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tiful than her picture, and that she was as good in her mind as in her person. So he forthwith sent off his portrait to the lady, and all was settled for their marriage.

On the day the princess was expected to arrive, the tall ship was seen a great way off, making for the rock under the palace; and night came on before the ship had ended her voyage. As soon as daylight broke, many an eye was looking out anxiously, but the ship was nowhere to be seen; and the sad news came that she had struck on a rock in the night, and that the princess and all her attendants had been drowned. When the old king heard this, he spoke not a word, but overcome by his grief and old age, died in the arms of his son; and the beautiful golden hair of the prince became quite grey, and sorrow came upon all the people of the land.

One, two, three years rolled on, and the young king tried to drive away his

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cares by thinking only of his subjects’ good and happiness: and this lessened his grief very much, though it could not entirely remove it. Now it happened that one day as he was walking pensively along the sands underneath his palace, a voice suddenly cried out from the waves which rolled at his


“ By my life, O king ! by my own sad life,

Would that I were thy wedded wife ! ” The young king listened, but heard no

He kept pacing along the sands till the sun dropped below the waves, and then he returned home full of thought and sorrow. On the morrow he came to the same spot, and again he heard the same sounds, but heard them only once. For six days, one after another, he came to the place and heard the same voice singing :


“By my life, O king ! by my own sad life, Would that I were thy wedded wife ! ”

So at last, on the evening of the sixth day, when he got home to his palace, he sent for the faithful old nobleman who had given him the glass, and begged him to say what should be done, for he was struck at hearing the words repeated so often. But the old man was sorry when he heard the king's story : for part of an old song flashed across his memory:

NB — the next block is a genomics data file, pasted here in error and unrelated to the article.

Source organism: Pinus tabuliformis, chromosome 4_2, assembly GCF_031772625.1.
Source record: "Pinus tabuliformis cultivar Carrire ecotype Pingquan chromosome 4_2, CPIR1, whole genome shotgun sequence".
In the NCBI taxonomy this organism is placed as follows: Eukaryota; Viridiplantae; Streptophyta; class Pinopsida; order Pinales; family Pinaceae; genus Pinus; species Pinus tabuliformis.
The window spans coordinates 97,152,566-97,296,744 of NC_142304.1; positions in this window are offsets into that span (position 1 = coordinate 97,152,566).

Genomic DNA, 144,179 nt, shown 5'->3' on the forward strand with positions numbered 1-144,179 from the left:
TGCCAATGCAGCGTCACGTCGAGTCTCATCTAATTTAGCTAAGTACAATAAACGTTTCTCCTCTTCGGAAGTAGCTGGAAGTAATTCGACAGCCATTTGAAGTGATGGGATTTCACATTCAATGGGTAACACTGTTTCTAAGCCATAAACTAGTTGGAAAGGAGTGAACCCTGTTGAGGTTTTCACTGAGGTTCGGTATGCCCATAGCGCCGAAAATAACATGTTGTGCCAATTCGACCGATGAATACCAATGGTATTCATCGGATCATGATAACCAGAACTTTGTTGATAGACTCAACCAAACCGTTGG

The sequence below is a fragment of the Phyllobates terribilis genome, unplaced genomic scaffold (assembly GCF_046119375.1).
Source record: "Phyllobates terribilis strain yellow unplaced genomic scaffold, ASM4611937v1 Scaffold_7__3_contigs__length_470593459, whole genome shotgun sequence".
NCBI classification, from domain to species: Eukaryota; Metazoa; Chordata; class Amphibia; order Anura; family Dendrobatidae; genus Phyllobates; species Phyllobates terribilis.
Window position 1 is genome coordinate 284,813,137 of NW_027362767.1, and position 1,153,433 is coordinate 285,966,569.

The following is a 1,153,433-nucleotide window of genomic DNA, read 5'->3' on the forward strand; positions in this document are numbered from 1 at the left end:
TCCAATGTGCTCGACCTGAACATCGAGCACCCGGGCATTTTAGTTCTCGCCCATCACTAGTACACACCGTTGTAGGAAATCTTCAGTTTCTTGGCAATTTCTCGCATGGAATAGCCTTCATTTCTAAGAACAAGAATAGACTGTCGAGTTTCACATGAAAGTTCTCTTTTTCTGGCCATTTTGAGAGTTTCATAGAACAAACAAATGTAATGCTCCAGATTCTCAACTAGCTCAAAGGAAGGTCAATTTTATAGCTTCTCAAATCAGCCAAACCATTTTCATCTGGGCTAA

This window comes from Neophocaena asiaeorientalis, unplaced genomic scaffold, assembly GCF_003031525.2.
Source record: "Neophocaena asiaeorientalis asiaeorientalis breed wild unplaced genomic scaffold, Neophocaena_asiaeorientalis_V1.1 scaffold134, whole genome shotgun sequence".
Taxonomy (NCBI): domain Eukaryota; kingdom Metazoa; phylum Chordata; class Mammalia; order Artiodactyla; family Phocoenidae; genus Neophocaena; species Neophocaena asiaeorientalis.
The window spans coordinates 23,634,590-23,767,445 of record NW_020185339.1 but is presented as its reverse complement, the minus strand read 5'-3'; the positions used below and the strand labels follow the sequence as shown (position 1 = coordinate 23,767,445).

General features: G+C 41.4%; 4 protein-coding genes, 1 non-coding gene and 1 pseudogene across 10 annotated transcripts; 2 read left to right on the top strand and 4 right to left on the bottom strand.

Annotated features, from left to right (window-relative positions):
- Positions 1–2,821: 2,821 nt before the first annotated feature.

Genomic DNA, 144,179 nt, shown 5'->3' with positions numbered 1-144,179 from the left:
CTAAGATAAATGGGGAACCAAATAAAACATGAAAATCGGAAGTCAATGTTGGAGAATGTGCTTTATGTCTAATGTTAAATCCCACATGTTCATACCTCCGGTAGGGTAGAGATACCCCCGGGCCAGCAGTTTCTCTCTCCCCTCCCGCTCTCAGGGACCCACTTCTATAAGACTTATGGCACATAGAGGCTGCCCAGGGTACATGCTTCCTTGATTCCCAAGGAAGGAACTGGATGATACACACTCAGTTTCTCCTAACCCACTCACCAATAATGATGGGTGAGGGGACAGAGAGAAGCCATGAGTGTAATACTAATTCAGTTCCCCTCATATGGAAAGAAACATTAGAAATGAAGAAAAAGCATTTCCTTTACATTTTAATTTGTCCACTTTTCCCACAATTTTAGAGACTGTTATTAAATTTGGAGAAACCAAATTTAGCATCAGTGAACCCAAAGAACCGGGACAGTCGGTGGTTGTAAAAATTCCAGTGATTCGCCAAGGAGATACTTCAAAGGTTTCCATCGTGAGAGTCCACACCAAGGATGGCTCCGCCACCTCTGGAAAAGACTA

“Five fathom deep shall he be
For a century,

Who shall ever wed a maid of the sea.'

And he tried hard to laugh his master out of the idea of taking any notice of the singing voice : saying it was only the song of some desolate mermaid. But the prince only shook his head, and said, “As I live, I will never comb my hair till I know the meaning of so strange a thing :” and this oath was as binding as any one could swear in the country. Then the poor old nobleman knew that it was useless to say any more; so he saddled his horse and went home sorrowfully. But as he was going along by the rock under the palace, he tripped his step, and his foot kicked against an oyster: and the oyster opened its shell, and, strangely enough, began to speak: the oyster said, “Take out the little pearl from the bottom of my shell and carry it to your master, for it will help him on the journey he is going to take.” This pleased the old man very much, and now he hoped that the young king's errand might not be altogether fruitless;

for he guessed that the fairy who had sent the oyster and had given him the glass were one and the same.

Then he acted as the oyster had told him, and went back, and found the king setting all his things in order, for he had determined that very day to go to the sea-shore, where he

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